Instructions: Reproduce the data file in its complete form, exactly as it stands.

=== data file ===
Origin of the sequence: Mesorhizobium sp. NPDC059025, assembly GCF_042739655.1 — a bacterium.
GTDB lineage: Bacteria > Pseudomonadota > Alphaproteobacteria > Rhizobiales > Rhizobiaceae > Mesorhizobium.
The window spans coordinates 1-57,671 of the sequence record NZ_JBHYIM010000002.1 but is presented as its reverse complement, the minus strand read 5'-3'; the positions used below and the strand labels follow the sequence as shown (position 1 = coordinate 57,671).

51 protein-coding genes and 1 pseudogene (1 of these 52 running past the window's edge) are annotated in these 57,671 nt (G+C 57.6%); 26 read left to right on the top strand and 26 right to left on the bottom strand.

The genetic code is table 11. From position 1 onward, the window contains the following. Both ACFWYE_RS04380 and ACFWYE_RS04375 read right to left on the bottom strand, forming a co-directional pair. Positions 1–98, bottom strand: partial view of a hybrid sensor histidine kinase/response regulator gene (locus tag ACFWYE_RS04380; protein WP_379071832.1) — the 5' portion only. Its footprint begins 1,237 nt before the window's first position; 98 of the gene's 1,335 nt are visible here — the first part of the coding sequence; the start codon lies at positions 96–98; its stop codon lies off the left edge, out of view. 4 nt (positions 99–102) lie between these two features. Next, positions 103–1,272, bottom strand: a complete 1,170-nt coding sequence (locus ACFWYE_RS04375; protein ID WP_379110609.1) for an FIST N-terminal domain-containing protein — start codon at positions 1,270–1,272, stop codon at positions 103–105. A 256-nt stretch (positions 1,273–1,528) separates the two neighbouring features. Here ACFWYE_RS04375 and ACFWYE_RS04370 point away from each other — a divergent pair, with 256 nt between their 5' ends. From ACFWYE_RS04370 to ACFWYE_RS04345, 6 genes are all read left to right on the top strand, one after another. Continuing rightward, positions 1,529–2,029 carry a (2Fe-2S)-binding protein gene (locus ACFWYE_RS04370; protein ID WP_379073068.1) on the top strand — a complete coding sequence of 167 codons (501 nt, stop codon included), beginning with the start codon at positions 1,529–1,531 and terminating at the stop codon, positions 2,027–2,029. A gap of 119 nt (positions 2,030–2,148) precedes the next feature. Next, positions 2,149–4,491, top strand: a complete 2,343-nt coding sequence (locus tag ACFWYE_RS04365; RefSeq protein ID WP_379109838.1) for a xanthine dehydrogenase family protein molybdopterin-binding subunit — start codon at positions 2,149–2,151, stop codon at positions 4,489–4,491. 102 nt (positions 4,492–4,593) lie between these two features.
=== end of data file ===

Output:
Origin of the sequence: Mesorhizobium sp. NPDC059025, assembly GCF_042739655.1 — a bacterium.
GTDB lineage: Bacteria > Pseudomonadota > Alphaproteobacteria > Rhizobiales > Rhizobiaceae > Mesorhizobium.
The window spans coordinates 1-57,671 of the sequence record NZ_JBHYIM010000002.1 but is presented as its reverse complement, the minus strand read 5'-3'; the positions used below and the strand labels follow the sequence as shown (position 1 = coordinate 57,671).

51 protein-coding genes and 1 pseudogene (1 of these 52 running past the window's edge) are annotated in these 57,671 nt (G+C 57.6%); 26 read left to right on the top strand and 26 right to left on the bottom strand.

The genetic code is table 11. From position 1 onward, the window contains the following. Both ACFWYE_RS04380 and ACFWYE_RS04375 read right to left on the bottom strand, forming a co-directional pair. Positions 1–98, bottom strand: partial view of a hybrid sensor histidine kinase/response regulator gene (locus tag ACFWYE_RS04380; protein WP_379071832.1) — the 5' portion only. Its footprint begins 1,237 nt before the window's first position; 98 of the gene's 1,335 nt are visible here — the first part of the coding sequence; the start codon lies at positions 96–98; its stop codon lies off the left edge, out of view. 4 nt (positions 99–102) lie between these two features. Next, positions 103–1,272, bottom strand: a complete 1,170-nt coding sequence (locus ACFWYE_RS04375; protein ID WP_379110609.1) for an FIST N-terminal domain-containing protein — start codon at positions 1,270–1,272, stop codon at positions 103–105. A 256-nt stretch (positions 1,273–1,528) separates the two neighbouring features. Here ACFWYE_RS04375 and ACFWYE_RS04370 point away from each other — a divergent pair, with 256 nt between their 5' ends. From ACFWYE_RS04370 to ACFWYE_RS04345, 6 genes are all read left to right on the top strand, one after another. Continuing rightward, positions 1,529–2,029 carry a (2Fe-2S)-binding protein gene (locus ACFWYE_RS04370; protein ID WP_379073068.1) on the top strand — a complete coding sequence of 167 codons (501 nt, stop codon included), beginning with the start codon at positions 1,529–1,531 and terminating at the stop codon, positions 2,027–2,029. A gap of 119 nt (positions 2,030–2,148) precedes the next feature. Next, positions 2,149–4,491, top strand: a complete 2,343-nt coding sequence (locus tag ACFWYE_RS04365; RefSeq protein ID WP_379109838.1) for a xanthine dehydrogenase family protein molybdopterin-binding subunit — start codon at positions 2,149–2,151, stop codon at positions 4,489–4,491. 102 nt (positions 4,492–4,593) lie between these two features.